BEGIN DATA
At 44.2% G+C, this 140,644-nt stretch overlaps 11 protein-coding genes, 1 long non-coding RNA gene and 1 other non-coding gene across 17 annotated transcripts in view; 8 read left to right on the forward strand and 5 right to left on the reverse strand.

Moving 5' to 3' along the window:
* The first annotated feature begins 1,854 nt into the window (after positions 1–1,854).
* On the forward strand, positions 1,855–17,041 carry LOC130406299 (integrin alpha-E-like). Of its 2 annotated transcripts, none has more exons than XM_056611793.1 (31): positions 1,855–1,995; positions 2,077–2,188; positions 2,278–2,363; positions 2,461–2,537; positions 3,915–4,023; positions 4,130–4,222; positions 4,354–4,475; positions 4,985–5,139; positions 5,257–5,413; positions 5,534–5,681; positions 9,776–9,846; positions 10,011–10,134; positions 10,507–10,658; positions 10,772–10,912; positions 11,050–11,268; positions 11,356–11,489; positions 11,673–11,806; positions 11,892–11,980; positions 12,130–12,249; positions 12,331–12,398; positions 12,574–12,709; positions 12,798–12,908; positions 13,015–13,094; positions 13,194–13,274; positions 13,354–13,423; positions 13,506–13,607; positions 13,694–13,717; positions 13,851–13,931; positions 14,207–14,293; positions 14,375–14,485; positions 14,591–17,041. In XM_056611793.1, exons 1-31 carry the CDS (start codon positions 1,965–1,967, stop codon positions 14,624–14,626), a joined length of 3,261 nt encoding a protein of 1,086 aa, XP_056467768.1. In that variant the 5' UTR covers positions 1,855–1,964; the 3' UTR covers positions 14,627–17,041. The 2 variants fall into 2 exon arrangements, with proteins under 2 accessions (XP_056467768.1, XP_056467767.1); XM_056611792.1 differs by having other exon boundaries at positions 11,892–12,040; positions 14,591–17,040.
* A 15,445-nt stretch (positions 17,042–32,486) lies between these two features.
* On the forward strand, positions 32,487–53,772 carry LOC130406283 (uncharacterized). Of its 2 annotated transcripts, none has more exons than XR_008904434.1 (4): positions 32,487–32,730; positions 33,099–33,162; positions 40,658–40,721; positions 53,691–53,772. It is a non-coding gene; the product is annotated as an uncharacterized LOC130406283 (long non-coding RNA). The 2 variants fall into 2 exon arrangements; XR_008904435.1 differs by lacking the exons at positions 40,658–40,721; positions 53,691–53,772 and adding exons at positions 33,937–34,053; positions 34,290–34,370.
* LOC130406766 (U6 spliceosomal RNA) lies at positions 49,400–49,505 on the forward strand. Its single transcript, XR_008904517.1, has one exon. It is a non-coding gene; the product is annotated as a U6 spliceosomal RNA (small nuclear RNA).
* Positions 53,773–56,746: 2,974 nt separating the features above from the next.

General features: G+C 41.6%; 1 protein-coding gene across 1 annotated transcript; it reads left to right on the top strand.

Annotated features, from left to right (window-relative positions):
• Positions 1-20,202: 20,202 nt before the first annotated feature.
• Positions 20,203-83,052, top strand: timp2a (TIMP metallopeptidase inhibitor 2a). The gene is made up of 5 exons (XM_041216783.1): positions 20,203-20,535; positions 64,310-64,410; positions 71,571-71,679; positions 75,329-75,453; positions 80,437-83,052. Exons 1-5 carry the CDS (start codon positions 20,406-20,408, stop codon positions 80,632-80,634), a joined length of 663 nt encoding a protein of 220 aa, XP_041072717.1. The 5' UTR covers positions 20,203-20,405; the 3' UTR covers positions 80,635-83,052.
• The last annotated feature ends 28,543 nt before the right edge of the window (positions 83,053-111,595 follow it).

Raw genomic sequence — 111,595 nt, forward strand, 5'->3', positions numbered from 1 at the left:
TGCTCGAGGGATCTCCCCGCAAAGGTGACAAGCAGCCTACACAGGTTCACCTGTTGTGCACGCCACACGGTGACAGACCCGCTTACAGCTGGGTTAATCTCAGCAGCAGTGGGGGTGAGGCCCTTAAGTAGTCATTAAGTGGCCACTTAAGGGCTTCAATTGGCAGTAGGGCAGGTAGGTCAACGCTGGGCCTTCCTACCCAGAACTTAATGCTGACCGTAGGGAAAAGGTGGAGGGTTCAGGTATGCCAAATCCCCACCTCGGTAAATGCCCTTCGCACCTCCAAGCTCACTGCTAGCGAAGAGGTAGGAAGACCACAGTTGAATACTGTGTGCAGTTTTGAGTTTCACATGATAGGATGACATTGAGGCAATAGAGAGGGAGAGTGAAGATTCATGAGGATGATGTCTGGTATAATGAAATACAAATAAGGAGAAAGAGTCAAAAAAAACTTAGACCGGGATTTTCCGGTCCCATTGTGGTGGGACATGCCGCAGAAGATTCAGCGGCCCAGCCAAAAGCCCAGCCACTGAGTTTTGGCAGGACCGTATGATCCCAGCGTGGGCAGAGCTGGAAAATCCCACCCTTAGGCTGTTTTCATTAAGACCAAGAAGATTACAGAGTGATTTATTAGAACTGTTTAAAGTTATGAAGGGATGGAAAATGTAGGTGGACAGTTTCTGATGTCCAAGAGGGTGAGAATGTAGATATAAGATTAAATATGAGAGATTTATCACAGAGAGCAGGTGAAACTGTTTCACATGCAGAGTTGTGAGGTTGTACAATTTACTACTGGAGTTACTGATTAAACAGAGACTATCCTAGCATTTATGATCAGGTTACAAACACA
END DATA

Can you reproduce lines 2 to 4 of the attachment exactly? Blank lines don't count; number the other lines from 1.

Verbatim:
Moving 5' to 3' along the window:
* The first annotated feature begins 1,854 nt into the window (after positions 1–1,854).
* On the forward strand, positions 1,855–17,041 carry LOC130406299 (integrin alpha-E-like). Of its 2 annotated transcripts, none has more exons than XM_056611793.1 (31): positions 1,855–1,995; positions 2,077–2,188; positions 2,278–2,363; positions 2,461–2,537; positions 3,915–4,023; positions 4,130–4,222; positions 4,354–4,475; positions 4,985–5,139; positions 5,257–5,413; positions 5,534–5,681; positions 9,776–9,846; positions 10,011–10,134; positions 10,507–10,658; positions 10,772–10,912; positions 11,050–11,268; positions 11,356–11,489; positions 11,673–11,806; positions 11,892–11,980; positions 12,130–12,249; positions 12,331–12,398; positions 12,574–12,709; positions 12,798–12,908; positions 13,015–13,094; positions 13,194–13,274; positions 13,354–13,423; positions 13,506–13,607; positions 13,694–13,717; positions 13,851–13,931; positions 14,207–14,293; positions 14,375–14,485; positions 14,591–17,041. In XM_056611793.1, exons 1-31 carry the CDS (start codon positions 1,965–1,967, stop codon positions 14,624–14,626), a joined length of 3,261 nt encoding a protein of 1,086 aa, XP_056467768.1. In that variant the 5' UTR covers positions 1,855–1,964; the 3' UTR covers positions 14,627–17,041. The 2 variants fall into 2 exon arrangements, with proteins under 2 accessions (XP_056467768.1, XP_056467767.1); XM_056611792.1 differs by having other exon boundaries at positions 11,892–12,040; positions 14,591–17,040.